Academic theories should not be imported lock, stock and barrel into the Singapore Stock Market.

When investing in the more popular blue-chip and REIT counters, it would be dangerous to harbour the misconception that smaller firms outperform larger ones in Singapore. Instead, big is often better. Note that this is not the same as saying deep value strategies do not work. The evidence is clear that they still do. Just that they cannot be juxtaposed onto the popular blue-chip and REIT counters.

We have evidence that the small-firms effect holds sway when we broaden our screening criteria to cover a larger stock universe. Even then, using market capitalization as a criterion for picking stocks would not result in a strategy that would have led to substantial outperformance.

A careful study of what has worked in the past combined with the current state of the markets as well as an educated guess as to what comes next is necessary for investors to develop a more rigorous, time-tested approach for investing in the stock markets and extracting a superior performance with the added bonus of yearly dividend cashflows.

This is what is offered to students of the Early Retirement Masterclass. You can register for a seat here if you wish to learn our methods of approaching the markets with dividends in mind.

4 thoughts on “Smaller is not better for dividend investors”

  1. Chris, I noticed you like to use 10 years for backtesting. IMO 20-25 years will be the minimum required for backtesting.

    Of course many things don’t have 20 years of history for backtesting. In that case, backtesting using shorter histories will simply be interesting as talking points, but not as major justifications for investing.

    The other thing about backtesting on factors e.g. size or value or quality or momentum, is that it needs to be applied to a large number of entities. 15-20 stocks of one factor just doesn’t cut it. Again …. if the market doesn’t have the numbers of stocks, then this backtesting should only be for chitchat & not as investing inputs.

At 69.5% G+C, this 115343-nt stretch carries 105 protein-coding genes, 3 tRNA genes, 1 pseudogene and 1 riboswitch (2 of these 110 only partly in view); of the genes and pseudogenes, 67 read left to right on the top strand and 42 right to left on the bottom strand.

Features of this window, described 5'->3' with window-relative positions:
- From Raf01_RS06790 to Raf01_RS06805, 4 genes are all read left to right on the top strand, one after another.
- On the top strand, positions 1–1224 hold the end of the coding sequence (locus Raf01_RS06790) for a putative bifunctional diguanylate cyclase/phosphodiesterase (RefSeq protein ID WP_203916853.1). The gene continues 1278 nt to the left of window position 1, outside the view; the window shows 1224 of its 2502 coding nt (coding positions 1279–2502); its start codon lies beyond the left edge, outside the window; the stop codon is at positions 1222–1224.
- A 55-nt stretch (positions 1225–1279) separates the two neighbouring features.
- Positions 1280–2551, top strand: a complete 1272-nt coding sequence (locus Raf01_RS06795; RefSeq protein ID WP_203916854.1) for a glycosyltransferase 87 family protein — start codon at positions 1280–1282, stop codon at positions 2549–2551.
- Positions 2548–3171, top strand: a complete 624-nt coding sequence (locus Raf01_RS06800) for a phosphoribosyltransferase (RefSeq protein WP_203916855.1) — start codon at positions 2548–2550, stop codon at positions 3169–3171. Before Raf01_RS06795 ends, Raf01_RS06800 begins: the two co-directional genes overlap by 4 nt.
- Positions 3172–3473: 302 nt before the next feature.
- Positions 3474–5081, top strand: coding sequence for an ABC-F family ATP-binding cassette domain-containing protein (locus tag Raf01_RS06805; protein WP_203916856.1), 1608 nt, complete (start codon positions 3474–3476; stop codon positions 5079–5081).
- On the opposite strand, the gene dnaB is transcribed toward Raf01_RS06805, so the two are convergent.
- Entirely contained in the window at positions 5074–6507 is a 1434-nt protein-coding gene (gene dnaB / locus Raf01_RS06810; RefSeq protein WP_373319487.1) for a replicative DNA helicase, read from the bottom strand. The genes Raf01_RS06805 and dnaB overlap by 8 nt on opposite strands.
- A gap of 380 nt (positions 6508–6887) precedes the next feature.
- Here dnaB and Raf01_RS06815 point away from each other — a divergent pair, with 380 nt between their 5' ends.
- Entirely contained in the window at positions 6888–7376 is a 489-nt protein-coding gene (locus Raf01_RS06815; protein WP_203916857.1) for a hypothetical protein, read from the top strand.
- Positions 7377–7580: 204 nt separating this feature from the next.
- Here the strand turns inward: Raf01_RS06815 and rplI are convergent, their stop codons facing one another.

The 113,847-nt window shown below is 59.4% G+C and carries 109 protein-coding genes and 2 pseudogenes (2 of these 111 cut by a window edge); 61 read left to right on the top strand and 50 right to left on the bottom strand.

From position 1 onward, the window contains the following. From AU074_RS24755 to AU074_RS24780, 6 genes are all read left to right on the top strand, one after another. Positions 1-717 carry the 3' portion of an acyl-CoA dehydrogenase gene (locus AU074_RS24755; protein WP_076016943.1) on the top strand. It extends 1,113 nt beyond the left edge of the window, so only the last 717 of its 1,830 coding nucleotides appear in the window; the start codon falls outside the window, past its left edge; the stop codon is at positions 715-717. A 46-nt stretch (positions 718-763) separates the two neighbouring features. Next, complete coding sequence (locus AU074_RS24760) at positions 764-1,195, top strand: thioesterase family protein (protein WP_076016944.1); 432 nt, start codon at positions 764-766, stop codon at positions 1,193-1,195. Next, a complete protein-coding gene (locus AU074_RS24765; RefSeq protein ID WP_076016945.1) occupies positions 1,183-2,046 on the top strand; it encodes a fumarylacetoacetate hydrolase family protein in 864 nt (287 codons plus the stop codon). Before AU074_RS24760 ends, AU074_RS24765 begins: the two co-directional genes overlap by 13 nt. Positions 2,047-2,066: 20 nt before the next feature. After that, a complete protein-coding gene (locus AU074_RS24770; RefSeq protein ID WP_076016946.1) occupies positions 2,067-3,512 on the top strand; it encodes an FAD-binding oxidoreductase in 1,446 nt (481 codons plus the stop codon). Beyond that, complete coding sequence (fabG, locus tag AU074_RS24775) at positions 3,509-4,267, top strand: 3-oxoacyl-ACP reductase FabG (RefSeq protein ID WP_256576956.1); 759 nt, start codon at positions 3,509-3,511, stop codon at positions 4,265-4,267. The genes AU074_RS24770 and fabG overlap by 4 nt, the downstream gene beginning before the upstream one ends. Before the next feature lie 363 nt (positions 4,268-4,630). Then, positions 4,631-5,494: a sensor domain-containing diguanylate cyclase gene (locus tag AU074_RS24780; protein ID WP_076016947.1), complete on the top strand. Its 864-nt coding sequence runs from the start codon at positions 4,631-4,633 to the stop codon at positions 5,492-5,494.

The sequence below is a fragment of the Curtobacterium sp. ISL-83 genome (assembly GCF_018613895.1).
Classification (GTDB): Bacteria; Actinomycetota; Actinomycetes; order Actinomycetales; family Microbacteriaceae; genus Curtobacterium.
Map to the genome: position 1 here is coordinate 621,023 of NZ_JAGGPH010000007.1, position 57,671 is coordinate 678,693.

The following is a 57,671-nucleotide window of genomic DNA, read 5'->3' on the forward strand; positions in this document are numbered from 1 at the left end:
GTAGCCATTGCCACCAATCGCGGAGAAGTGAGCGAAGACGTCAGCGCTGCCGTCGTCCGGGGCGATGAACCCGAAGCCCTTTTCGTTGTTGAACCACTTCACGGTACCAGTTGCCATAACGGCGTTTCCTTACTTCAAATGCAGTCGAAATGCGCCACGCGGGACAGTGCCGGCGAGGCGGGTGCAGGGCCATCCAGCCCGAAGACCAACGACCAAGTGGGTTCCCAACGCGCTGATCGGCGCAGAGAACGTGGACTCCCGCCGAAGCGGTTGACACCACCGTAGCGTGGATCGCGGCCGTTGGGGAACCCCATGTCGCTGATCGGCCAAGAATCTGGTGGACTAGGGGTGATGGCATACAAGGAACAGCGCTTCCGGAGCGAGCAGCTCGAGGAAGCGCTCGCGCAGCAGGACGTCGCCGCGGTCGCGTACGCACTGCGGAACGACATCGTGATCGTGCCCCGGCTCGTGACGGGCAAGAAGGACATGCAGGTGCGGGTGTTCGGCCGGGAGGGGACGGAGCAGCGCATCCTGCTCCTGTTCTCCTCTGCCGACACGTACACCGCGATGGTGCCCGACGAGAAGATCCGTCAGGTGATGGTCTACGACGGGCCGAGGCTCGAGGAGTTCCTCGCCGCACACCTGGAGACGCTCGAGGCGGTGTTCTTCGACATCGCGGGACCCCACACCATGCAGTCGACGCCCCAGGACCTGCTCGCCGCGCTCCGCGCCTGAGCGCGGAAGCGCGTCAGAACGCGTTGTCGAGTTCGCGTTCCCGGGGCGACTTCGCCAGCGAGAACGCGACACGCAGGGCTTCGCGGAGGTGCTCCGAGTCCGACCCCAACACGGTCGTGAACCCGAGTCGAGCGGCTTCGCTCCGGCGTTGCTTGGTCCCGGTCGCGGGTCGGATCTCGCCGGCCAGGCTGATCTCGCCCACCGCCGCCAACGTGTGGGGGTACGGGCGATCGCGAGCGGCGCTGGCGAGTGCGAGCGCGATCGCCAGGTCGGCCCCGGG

Reply
    • Hi Sinkie,

      Your opinion appears to be misinformed. The economic conditions 20 years ago are vastly different vs now. Where applicable, we must take into account interest rates, economic cycles, and debt cycles in our backtesting. That means restricting time periods to that which makes sense – such as only testing within a period of time where the market conditions have not changed significantly or rather testing for similar market conditions (we will put aside the complications involved with modelling changing economies and testing for future articles). We have morphed from a hub of manufacturing to a hub of human capital. Our greatest asset is our ability to provide an educated, intelligent workforce capable of talking English to anyone all over the world and Chinese when China rises to its feet.

      Backtesting here was applied to 700 stocks. Not merely 15-20 entities. Even accounting for stocks not domiciled in CHina, less REITs, and above $50M valuation mkt caps, we still have abt 500 stocks. You may wish to fact check this through a bloomberg terminal.

      Reply
  2. Hi, I share similar concerns on the duration of back testing. Without looking back too far, a 10 year window for backtest now will miss the financial crisis in 2008. What does that say about the robustness of the results from such a backtest between 2009 till 2019?

    Secondly, isn’t the whole point of back testing to stress test the performance of the portfolio under different market conditions? Referring to Irving’s justification that backtesting be restricted to time periods ‘that make sense’ – we will only know on hindsight whether the time periods make sense… after the events have taken place. How then does one reconcile the usefulness of backtesting within a limited period for constructing a portfolio going forward?

    Reply
  3. 1. How meaningful is the 10 year window backtesting if it misses the crisis in 2008?

    2. We only know on hindsight which time periods make sense – after they happen. So shouldn’t backtesting cover a longer period to stress test the portfolio performance over different market conditions? Otherwise, cherry-picking the time periods in retrospect for analysis has limited value for gauging the portfolio performance going forward.

    Reply